Controversial Pakistan fast bowler Mohammad Amir on Thursday announced retirement from international cricket in protest over the “shabby” treatment he said he received from management.
The 28-year-old, who had already retired from Tests, was not selected in a large 35-member squad for the New Zealand series last month and was also overlooked for the home series against Zimbabwe.
“I don’t want to play international cricket anymore,” Amir, who has previously been banned for match fixing, said. “I was always available for white ball cricket but I have had shabby treatment from the team management who have mentally tortured me, and that’s unacceptable.”
Pakistan Cricket Board (PCB) confirmed Amir’s decision.
“PCB chief executive Wasim Khan spoke with Amir this afternoon who confirmed that he has no desires or intensions of playing international cricket and, as such, he should not be considered for future international matches,” a PCB release said. “This is a personal decision of Amir, which the PCB respects.”
Amir angered head coach Misbah-ul-Haq and bowling coach Waqar Younis with his abrupt decision to retire from Test cricket in July last year. Younis accused Amir of “ditching Pakistan” while continuing to play league cricket to earn money.
“I know my body better than anyone and that decision was primarily taken to save my body,” Amir protested.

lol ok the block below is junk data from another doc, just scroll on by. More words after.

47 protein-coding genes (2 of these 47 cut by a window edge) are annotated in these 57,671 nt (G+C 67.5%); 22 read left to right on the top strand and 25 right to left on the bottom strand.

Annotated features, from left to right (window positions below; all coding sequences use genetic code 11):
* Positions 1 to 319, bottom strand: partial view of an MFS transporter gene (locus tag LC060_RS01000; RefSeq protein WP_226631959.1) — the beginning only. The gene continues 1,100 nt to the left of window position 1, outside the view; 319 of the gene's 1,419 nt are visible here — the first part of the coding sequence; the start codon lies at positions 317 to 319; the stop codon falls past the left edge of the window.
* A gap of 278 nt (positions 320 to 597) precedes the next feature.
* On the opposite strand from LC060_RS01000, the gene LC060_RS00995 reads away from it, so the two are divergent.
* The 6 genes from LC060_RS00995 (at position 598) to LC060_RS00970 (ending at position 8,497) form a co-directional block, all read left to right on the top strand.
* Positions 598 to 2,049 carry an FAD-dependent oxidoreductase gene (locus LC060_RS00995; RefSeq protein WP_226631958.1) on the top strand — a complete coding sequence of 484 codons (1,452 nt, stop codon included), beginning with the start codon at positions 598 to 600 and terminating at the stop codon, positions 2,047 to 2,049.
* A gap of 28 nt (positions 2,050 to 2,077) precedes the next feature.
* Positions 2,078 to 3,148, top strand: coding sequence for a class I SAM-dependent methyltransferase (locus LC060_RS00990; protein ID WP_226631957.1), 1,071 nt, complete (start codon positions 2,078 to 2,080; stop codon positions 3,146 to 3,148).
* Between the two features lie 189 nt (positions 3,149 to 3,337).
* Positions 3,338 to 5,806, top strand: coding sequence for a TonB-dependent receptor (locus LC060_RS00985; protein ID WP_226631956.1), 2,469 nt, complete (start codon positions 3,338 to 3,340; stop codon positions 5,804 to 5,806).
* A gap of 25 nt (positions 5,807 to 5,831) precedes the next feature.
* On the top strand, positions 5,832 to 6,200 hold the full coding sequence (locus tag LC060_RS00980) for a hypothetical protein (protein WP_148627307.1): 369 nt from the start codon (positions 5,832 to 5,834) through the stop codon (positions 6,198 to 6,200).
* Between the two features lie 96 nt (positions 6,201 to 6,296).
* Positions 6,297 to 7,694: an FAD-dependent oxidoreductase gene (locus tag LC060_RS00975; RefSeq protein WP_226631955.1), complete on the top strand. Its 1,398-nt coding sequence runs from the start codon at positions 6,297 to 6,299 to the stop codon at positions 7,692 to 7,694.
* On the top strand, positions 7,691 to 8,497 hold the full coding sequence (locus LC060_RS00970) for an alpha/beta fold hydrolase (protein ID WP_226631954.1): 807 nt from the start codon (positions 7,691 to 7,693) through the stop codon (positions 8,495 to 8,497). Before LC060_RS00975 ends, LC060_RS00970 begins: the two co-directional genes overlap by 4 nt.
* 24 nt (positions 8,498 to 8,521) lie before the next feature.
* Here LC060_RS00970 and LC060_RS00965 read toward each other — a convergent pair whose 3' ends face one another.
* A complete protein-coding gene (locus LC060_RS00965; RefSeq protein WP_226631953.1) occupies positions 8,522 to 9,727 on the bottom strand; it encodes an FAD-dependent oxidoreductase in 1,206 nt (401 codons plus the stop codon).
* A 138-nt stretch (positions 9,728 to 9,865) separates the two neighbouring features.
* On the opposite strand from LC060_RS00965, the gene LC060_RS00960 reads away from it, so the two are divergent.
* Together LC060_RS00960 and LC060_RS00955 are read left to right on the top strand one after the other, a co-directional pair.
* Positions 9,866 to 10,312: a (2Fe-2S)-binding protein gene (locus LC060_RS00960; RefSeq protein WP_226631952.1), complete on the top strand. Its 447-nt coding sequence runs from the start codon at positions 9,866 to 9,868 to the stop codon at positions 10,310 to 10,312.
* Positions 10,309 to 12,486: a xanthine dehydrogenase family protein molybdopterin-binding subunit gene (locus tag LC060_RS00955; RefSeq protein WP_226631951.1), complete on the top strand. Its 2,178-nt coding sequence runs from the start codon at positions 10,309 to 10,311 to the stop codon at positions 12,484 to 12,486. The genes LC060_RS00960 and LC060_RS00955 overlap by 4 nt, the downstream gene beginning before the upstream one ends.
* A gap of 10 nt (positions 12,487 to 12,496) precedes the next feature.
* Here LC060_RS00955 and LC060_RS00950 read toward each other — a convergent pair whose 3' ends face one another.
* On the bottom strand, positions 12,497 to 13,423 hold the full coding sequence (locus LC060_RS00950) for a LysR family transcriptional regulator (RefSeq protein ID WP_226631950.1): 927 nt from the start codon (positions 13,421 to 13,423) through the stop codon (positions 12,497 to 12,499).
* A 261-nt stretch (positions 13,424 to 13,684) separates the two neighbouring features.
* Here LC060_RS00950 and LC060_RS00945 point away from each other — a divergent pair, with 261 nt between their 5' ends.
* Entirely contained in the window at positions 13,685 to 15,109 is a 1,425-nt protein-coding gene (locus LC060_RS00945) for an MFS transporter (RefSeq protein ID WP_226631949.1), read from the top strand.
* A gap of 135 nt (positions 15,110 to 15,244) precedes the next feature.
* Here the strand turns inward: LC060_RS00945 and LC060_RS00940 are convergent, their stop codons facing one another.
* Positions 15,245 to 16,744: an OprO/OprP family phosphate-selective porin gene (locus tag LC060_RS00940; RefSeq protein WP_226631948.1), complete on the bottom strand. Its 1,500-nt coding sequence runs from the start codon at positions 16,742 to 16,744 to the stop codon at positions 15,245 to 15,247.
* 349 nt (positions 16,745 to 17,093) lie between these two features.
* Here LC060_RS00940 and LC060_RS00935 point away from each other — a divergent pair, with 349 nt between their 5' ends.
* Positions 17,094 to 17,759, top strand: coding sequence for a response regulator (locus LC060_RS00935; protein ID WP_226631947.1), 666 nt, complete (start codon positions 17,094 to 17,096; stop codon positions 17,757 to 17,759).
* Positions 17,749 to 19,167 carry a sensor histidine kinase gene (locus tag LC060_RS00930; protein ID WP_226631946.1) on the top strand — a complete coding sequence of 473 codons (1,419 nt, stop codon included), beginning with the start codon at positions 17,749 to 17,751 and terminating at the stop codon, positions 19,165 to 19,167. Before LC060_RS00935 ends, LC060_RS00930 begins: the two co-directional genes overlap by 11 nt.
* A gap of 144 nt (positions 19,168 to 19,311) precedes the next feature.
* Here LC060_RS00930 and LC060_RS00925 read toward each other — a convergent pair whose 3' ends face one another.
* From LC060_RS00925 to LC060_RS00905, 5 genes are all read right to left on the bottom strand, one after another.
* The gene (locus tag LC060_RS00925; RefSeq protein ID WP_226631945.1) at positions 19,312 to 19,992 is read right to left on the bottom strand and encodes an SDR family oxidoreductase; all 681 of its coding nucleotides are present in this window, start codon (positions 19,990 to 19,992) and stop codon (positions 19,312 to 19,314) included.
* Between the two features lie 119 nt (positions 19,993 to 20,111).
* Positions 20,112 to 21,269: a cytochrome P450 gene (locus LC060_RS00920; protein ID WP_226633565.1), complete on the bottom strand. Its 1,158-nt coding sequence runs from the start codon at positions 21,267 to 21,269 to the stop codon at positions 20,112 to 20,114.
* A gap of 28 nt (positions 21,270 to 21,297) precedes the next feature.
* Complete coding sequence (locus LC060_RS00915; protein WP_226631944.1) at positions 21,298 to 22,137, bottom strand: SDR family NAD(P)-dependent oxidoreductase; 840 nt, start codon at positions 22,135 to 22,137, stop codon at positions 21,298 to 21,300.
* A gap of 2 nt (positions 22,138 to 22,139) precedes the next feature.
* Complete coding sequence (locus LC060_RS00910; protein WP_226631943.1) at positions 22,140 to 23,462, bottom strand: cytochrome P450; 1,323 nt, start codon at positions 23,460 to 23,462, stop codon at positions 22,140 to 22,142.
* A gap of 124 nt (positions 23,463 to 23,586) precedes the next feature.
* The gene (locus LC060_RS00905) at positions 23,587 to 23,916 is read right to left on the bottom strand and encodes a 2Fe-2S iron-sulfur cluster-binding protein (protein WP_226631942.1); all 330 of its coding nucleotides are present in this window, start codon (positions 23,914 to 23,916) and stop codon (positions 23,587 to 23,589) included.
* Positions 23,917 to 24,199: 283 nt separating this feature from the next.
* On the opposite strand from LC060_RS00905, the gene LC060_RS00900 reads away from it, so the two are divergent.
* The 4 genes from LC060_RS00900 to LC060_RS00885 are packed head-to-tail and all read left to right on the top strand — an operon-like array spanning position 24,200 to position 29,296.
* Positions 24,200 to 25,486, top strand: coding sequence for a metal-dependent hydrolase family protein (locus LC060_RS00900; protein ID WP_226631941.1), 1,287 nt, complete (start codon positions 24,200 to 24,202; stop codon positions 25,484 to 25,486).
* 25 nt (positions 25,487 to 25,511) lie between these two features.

Amir rose to international fame in 2010 as a young left-arm paceman. Legendary Pakistan paceman Wasim Akram described him as “the most talented fast bowler”.
But Amir’s career hit a roadblock when he was banned for five years in a spot-fixing case. He was caught, along then Test captain Salman Butt and Mohammad Asif, by a sting operation into the orchestration of deliberate no-balls in return for money in a Lord’s Test against England in 2010.
Of the three, only Amir returned to international cricket in 2016. A year later he helped Pakistan win the Champions Trophy with three wickets in the final against arch rivals India.
He was Pakistan’s best bowler with 17 wickets in last year’s World Cup. Amir took 119 wickets in 36 Tests while his tally in 61 one-day internationals is 81 and 59 in 50 Twenty20 internationals.